FIG. 7 shows a transverse sectional view of mortar increments similar to those shown in FIGS. 2 and 3, but adapted to be used on a projectile boom of frustoconical form.
Referring to FIG. 1, the propelling charge 1 is formed to the shape of the gun chamber for which it is designed. The sponge propellant 2 is provided with the cored central tube 3, which is adapted to be loaded with the black powder ignition charge 4. The tube 3 is shown to be closed by the frangible plug 5 containing the igniter cap 6 and the striker 7. The conical frustrum 8 is shown as formed to fit the boat-tail of a projectile. If the projectile does not have a boat-tail the shape of the front end of the charge may be modified to suit. The drilled out portion 9 provides means for adjusting the weight of the charge where such adjustment may be found necessary. After the charge weight is adjusted, the necessary ignition powder is placed in the cylindrical core and the core closed with the frangible plug with cap and striker, the assembly is sprayed with or dipped in a suitable liquid such to form a layer completely surrounding the propellant charge as has been more fully described. This layer, after drying, is preferably from .003 to .007 inch thick and forms a moisture vapor barrier completely surrounding the charge. The projectile may then be inserted in the conical frustrum 8 and may be attached thereto with any suitable cement to make a fixed round of ammunition.
As an example of the method of producing such a propelling charge for a recoilless cannon, I make a mold having the shape shown in FIG. 1, including the cavity for the ignition charge, but not including the hole 9, which is drilled, if required, after the charge is completed, for the purpose of adjusting the charge weight. In the example the total volume of the mold, which is substantially the volume of the finished charge, it taken as 200 cubic inches.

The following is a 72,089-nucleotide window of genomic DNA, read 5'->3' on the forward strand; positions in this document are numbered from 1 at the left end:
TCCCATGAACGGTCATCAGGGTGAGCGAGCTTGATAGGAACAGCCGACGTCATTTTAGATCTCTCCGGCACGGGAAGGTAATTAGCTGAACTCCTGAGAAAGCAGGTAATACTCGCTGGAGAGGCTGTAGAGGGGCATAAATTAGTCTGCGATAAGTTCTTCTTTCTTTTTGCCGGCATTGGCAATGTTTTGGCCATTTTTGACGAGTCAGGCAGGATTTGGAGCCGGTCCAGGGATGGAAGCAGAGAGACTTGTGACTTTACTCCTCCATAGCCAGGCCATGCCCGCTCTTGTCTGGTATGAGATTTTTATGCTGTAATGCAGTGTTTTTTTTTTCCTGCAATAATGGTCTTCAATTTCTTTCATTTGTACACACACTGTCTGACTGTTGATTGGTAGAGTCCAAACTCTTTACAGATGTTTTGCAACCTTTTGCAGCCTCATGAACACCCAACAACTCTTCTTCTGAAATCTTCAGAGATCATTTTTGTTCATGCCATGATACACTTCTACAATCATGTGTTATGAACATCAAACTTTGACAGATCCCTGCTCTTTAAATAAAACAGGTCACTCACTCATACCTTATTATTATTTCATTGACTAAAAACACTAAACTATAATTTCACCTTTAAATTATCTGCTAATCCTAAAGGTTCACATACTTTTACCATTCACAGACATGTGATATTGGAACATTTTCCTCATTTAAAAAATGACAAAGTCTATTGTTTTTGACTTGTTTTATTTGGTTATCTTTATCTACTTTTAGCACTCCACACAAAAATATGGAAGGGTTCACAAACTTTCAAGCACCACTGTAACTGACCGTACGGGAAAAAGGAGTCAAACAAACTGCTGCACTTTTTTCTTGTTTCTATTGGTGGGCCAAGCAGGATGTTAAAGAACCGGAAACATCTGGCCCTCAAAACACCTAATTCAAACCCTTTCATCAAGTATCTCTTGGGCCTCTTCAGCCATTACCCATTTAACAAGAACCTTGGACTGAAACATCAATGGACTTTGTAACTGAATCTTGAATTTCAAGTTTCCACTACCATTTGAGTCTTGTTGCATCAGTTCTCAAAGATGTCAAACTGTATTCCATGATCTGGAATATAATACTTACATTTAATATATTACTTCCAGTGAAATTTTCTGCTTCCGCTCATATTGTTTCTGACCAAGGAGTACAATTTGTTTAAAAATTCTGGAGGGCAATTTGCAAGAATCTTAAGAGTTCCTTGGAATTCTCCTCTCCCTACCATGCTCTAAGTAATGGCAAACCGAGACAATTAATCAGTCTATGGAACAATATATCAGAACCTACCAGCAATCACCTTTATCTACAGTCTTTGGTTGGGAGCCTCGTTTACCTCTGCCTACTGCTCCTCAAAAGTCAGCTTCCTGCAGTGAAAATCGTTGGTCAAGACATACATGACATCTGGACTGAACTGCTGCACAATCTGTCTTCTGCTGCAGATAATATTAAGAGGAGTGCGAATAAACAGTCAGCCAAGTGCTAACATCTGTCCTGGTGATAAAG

I place in the mold an amount of 5.1 pounds of nitrocellulose colloid having the following composition:
Nitrocellulose (13.25%N) 98 parts Diphenylamine 1 part Potassium Sulphate l part Ethyl Alcohol 25 parts Di-ethyl Ether 45 parts Total I parts I place one or more molds, each with the required amount of nitrocellulose colloid, in an autoclave and add carbon dioxide until a pressure of approximately seven atmospheres is established. I then apply heat to a temperature of 65C. After this temperature has been established, I release the pressure from within the autoclave. This reduction in pressure permits the carbon dioxide and part of the solvent vapors to be expelled from the mass of nitrocellulose colloid expanding the colloid to fill the mold as a sponge structure. I may then apply a vacuum to remove further portions of the solvent. The formed sponge charge is then removed from the mold and the remaining volatile solvent may be eliminated from the charge by placing the charge in a current of air heated to about 50C.
In order to improve the plasticity of the colloid and assist in absorption of the gassing agent, I may add an alkyl acetate to the nitrocellulose colloid. As an example (using the same 200 cubic inch charge) I place in the mold an amount of 5.9 pounds of nitrocellulose colloid having the following composition:
Nitrocellulose (13.25%N) 98 parts Diphenylamine 1 part Potassium Sulphate l part Ethyl Alcohol 25 parts Di-ethyl Ether 45 parts Ethyl Acetate gs parts Total I parts The process is carried on as described in the example above, except that a lower pressure of carbon dioxide is required for the gassing due to the greater absorptive capacity of the colloid resulting from the addition of the alkyl acetate.